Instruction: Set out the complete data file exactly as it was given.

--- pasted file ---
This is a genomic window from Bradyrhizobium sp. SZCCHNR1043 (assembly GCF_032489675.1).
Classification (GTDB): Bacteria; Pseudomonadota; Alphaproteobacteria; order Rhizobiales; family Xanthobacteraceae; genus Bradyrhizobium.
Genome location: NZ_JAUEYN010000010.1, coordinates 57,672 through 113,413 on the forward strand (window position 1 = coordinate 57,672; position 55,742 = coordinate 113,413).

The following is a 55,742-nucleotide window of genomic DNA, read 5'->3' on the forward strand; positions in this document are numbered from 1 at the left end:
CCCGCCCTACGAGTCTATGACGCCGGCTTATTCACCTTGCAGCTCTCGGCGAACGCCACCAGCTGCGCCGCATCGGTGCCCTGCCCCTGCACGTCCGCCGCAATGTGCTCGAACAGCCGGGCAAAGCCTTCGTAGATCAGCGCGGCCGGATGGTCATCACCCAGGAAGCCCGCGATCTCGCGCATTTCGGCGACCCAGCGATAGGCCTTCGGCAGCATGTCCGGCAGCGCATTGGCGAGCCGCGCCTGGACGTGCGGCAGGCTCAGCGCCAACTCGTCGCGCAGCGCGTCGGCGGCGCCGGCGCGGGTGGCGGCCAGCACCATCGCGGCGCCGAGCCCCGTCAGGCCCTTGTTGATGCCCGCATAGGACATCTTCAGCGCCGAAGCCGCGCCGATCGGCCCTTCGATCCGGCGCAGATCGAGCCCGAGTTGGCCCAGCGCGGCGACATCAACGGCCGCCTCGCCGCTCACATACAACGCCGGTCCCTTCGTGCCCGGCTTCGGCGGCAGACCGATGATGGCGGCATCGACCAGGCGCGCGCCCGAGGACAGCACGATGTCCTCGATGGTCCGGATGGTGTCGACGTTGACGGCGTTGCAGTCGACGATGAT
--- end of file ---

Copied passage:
This is a genomic window from Bradyrhizobium sp. SZCCHNR1043 (assembly GCF_032489675.1).
Classification (GTDB): Bacteria; Pseudomonadota; Alphaproteobacteria; order Rhizobiales; family Xanthobacteraceae; genus Bradyrhizobium.
Genome location: NZ_JAUEYN010000010.1, coordinates 57,672 through 113,413 on the forward strand (window position 1 = coordinate 57,672; position 55,742 = coordinate 113,413).

The following is a 55,742-nucleotide window of genomic DNA, read 5'->3' on the forward strand; positions in this document are numbered from 1 at the left end:
CCCGCCCTACGAGTCTATGACGCCGGCTTATTCACCTTGCAGCTCTCGGCGAACGCCACCAGCTGCGCCGCATCGGTGCCCTGCCCCTGCACGTCCGCCGCAATGTGCTCGAACAGCCGGGCAAAGCCTTCGTAGATCAGCGCGGCCGGATGGTCATCACCCAGGAAGCCCGCGATCTCGCGCATTTCGGCGACCCAGCGATAGGCCTTCGGCAGCATGTCCGGCAGCGCATTGGCGAGCCGCGCCTGGACGTGCGGCAGGCTCAGCGCCAACTCGTCGCGCAGCGCGTCGGCGGCGCCGGCGCGGGTGGCGGCCAGCACCATCGCGGCGCCGAGCCCCGTCAGGCCCTTGTTGATGCCCGCATAGGACATCTTCAGCGCCGAAGCCGCGCCGATCGGCCCTTCGATCCGGCGCAGATCGAGCCCGAGTTGGCCCAGCGCGGCGACATCAACGGCCGCCTCGCCGCTCACATACAACGCCGGTCCCTTCGTGCCCGGCTTCGGCGGCAGACCGATGATGGCGGCATCGACCAGGCGCGCGCCCGAGGACAGCACGATGTCCTCGATGGTCCGGATGGTGTCGACGTTGACGGCGTTGCAGTCGACGATGAT